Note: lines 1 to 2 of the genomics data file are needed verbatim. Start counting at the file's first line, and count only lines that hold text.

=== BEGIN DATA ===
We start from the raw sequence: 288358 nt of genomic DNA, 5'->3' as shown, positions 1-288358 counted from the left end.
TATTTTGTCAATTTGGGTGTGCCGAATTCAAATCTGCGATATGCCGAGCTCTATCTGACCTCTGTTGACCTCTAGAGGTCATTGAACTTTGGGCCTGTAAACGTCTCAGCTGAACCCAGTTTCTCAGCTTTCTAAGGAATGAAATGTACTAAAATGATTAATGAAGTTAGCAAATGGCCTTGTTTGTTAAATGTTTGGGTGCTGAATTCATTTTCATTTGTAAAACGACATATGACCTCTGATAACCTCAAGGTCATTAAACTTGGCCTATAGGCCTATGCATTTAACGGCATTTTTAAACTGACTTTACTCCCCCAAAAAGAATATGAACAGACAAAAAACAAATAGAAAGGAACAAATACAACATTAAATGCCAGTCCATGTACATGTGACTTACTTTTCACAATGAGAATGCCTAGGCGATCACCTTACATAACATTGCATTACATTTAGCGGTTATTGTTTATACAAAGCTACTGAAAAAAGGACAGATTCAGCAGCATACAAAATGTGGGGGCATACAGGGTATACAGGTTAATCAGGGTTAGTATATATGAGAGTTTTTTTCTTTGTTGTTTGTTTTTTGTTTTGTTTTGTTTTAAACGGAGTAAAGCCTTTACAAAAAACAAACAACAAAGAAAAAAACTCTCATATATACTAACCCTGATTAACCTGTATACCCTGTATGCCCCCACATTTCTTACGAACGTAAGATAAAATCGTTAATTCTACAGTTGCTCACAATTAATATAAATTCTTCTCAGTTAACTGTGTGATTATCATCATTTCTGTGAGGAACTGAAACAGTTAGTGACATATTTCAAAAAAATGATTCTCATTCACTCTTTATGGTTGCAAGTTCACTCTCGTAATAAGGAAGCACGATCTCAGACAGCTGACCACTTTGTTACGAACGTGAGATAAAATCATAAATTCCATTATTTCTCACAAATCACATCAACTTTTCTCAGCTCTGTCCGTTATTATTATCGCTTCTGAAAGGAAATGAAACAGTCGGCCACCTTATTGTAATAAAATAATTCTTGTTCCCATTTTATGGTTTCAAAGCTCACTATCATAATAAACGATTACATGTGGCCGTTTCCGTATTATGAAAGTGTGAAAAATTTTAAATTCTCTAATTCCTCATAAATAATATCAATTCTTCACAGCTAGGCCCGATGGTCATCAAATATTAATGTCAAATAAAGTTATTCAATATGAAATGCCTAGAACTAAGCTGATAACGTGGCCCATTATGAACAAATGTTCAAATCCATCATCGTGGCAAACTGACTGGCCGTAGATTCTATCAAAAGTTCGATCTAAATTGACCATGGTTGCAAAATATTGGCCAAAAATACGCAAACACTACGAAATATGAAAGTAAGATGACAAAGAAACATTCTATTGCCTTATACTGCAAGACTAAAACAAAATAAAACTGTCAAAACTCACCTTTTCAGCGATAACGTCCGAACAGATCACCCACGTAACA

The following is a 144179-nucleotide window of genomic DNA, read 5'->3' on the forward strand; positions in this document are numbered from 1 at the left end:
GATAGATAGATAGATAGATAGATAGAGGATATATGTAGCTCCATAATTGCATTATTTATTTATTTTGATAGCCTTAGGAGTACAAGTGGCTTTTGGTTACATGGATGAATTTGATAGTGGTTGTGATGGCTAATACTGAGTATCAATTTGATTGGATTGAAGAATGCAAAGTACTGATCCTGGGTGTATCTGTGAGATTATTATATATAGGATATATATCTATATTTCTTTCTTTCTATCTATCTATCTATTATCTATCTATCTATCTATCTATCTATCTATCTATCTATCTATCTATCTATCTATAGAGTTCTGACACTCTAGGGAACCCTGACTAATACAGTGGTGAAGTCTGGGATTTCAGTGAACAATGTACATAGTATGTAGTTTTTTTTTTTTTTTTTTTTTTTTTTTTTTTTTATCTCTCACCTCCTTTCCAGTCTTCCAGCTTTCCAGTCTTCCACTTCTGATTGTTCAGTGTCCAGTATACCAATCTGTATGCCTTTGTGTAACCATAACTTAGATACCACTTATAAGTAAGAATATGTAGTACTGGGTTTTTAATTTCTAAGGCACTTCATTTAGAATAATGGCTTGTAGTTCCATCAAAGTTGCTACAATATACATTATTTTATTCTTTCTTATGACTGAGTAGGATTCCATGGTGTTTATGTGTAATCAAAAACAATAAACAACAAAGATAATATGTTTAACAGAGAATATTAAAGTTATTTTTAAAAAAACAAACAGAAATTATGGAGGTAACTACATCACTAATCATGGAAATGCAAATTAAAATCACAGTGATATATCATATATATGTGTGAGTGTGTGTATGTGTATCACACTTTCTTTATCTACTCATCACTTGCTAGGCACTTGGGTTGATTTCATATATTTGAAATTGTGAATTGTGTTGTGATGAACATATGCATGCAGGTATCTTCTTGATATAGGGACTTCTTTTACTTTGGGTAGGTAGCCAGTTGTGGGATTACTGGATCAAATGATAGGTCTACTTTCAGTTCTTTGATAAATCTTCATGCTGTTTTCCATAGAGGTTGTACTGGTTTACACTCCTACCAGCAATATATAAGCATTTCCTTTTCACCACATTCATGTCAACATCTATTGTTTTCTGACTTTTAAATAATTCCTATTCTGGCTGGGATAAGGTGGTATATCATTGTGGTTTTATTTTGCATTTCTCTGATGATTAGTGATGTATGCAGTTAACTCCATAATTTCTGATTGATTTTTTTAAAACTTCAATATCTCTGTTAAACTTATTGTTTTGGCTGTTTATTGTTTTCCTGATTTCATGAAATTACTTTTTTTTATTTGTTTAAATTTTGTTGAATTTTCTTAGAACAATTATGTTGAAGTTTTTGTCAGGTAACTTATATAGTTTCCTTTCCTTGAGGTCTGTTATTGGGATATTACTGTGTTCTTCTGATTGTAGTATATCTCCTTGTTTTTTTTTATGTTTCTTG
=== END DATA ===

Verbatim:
We start from the raw sequence: 288358 nt of genomic DNA, 5'->3' as shown, positions 1-288358 counted from the left end.
TATTTTGTCAATTTGGGTGTGCCGAATTCAAATCTGCGATATGCCGAGCTCTATCTGACCTCTGTTGACCTCTAGAGGTCATTGAACTTTGGGCCTGTAAACGTCTCAGCTGAACCCAGTTTCTCAGCTTTCTAAGGAATGAAATGTACTAAAATGATTAATGAAGTTAGCAAATGGCCTTGTTTGTTAAATGTTTGGGTGCTGAATTCATTTTCATTTGTAAAACGACATATGACCTCTGATAACCTCAAGGTCATTAAACTTGGCCTATAGGCCTATGCATTTAACGGCATTTTTAAACTGACTTTACTCCCCCAAAAAGAATATGAACAGACAAAAAACAAATAGAAAGGAACAAATACAACATTAAATGCCAGTCCATGTACATGTGACTTACTTTTCACAATGAGAATGCCTAGGCGATCACCTTACATAACATTGCATTACATTTAGCGGTTATTGTTTATACAAAGCTACTGAAAAAAGGACAGATTCAGCAGCATACAAAATGTGGGGGCATACAGGGTATACAGGTTAATCAGGGTTAGTATATATGAGAGTTTTTTTCTTTGTTGTTTGTTTTTTGTTTTGTTTTGTTTTAAACGGAGTAAAGCCTTTACAAAAAACAAACAACAAAGAAAAAAACTCTCATATATACTAACCCTGATTAACCTGTATACCCTGTATGCCCCCACATTTCTTACGAACGTAAGATAAAATCGTTAATTCTACAGTTGCTCACAATTAATATAAATTCTTCTCAGTTAACTGTGTGATTATCATCATTTCTGTGAGGAACTGAAACAGTTAGTGACATATTTCAAAAAAATGATTCTCATTCACTCTTTATGGTTGCAAGTTCACTCTCGTAATAAGGAAGCACGATCTCAGACAGCTGACCACTTTGTTACGAACGTGAGATAAAATCATAAATTCCATTATTTCTCACAAATCACATCAACTTTTCTCAGCTCTGTCCGTTATTATTATCGCTTCTGAAAGGAAATGAAACAGTCGGCCACCTTATTGTAATAAAATAATTCTTGTTCCCATTTTATGGTTTCAAAGCTCACTATCATAATAAACGATTACATGTGGCCGTTTCCGTATTATGAAAGTGTGAAAAATTTTAAATTCTCTAATTCCTCATAAATAATATCAATTCTTCACAGCTAGGCCCGATGGTCATCAAATATTAATGTCAAATAAAGTTATTCAATATGAAATGCCTAGAACTAAGCTGATAACGTGGCCCATTATGAACAAATGTTCAAATCCATCATCGTGGCAAACTGACTGGCCGTAGATTCTATCAAAAGTTCGATCTAAATTGACCATGGTTGCAAAATATTGGCCAAAAATACGCAAACACTACGAAATATGAAAGTAAGATGACAAAGAAACATTCTATTGCCTTATACTGCAAGACTAAAACAAAATAAAACTGTCAAAACTCACCTTTTCAGCGATAACGTCCGAACAGATCACCCACGTAACA